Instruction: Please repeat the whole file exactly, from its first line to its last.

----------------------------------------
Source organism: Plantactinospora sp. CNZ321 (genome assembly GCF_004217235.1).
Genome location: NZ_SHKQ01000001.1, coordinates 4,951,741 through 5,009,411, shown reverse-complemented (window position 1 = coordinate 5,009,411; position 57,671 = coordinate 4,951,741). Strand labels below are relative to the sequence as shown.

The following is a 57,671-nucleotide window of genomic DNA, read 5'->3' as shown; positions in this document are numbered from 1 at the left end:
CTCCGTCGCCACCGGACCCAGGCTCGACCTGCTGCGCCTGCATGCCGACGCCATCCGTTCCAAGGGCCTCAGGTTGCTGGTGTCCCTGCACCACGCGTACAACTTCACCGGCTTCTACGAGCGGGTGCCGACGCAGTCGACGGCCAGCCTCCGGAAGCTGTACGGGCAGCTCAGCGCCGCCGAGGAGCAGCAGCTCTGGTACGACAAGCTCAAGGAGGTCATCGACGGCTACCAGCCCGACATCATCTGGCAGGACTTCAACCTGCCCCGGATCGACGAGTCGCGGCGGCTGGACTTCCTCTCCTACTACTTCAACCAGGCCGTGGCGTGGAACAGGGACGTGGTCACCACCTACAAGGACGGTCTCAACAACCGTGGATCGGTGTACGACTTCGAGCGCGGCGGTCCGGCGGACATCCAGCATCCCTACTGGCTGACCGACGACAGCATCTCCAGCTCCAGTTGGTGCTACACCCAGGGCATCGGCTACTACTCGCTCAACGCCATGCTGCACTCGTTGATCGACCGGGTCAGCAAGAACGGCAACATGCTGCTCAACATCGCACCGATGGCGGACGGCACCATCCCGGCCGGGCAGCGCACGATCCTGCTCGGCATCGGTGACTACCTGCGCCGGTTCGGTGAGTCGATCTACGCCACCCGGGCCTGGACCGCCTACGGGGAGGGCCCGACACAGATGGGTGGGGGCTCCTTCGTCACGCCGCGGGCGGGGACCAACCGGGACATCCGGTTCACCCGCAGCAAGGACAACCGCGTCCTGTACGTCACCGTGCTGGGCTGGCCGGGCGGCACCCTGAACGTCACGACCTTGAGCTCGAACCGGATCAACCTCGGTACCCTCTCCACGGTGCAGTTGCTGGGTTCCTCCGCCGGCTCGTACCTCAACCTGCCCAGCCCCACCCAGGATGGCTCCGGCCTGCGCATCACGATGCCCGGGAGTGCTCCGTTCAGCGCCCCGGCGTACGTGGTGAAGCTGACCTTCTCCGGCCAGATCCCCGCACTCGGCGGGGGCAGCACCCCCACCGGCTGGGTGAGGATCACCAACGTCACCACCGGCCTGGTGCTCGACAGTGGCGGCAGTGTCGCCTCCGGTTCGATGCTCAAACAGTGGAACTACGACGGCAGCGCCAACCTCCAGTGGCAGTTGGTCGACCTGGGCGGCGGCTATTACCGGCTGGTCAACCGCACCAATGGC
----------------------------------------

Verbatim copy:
Source organism: Plantactinospora sp. CNZ321 (genome assembly GCF_004217235.1).
Genome location: NZ_SHKQ01000001.1, coordinates 4,951,741 through 5,009,411, shown reverse-complemented (window position 1 = coordinate 5,009,411; position 57,671 = coordinate 4,951,741). Strand labels below are relative to the sequence as shown.

The following is a 57,671-nucleotide window of genomic DNA, read 5'->3' as shown; positions in this document are numbered from 1 at the left end:
CTCCGTCGCCACCGGACCCAGGCTCGACCTGCTGCGCCTGCATGCCGACGCCATCCGTTCCAAGGGCCTCAGGTTGCTGGTGTCCCTGCACCACGCGTACAACTTCACCGGCTTCTACGAGCGGGTGCCGACGCAGTCGACGGCCAGCCTCCGGAAGCTGTACGGGCAGCTCAGCGCCGCCGAGGAGCAGCAGCTCTGGTACGACAAGCTCAAGGAGGTCATCGACGGCTACCAGCCCGACATCATCTGGCAGGACTTCAACCTGCCCCGGATCGACGAGTCGCGGCGGCTGGACTTCCTCTCCTACTACTTCAACCAGGCCGTGGCGTGGAACAGGGACGTGGTCACCACCTACAAGGACGGTCTCAACAACCGTGGATCGGTGTACGACTTCGAGCGCGGCGGTCCGGCGGACATCCAGCATCCCTACTGGCTGACCGACGACAGCATCTCCAGCTCCAGTTGGTGCTACACCCAGGGCATCGGCTACTACTCGCTCAACGCCATGCTGCACTCGTTGATCGACCGGGTCAGCAAGAACGGCAACATGCTGCTCAACATCGCACCGATGGCGGACGGCACCATCCCGGCCGGGCAGCGCACGATCCTGCTCGGCATCGGTGACTACCTGCGCCGGTTCGGTGAGTCGATCTACGCCACCCGGGCCTGGACCGCCTACGGGGAGGGCCCGACACAGATGGGTGGGGGCTCCTTCGTCACGCCGCGGGCGGGGACCAACCGGGACATCCGGTTCACCCGCAGCAAGGACAACCGCGTCCTGTACGTCACCGTGCTGGGCTGGCCGGGCGGCACCCTGAACGTCACGACCTTGAGCTCGAACCGGATCAACCTCGGTACCCTCTCCACGGTGCAGTTGCTGGGTTCCTCCGCCGGCTCGTACCTCAACCTGCCCAGCCCCACCCAGGATGGCTCCGGCCTGCGCATCACGATGCCCGGGAGTGCTCCGTTCAGCGCCCCGGCGTACGTGGTGAAGCTGACCTTCTCCGGCCAGATCCCCGCACTCGGCGGGGGCAGCACCCCCACCGGCTGGGTGAGGATCACCAACGTCACCACCGGCCTGGTGCTCGACAGTGGCGGCAGTGTCGCCTCCGGTTCGATGCTCAAACAGTGGAACTACGACGGCAGCGCCAACCTCCAGTGGCAGTTGGTCGACCTGGGCGGCGGCTATTACCGGCTGGTCAACCGCACCAATGGC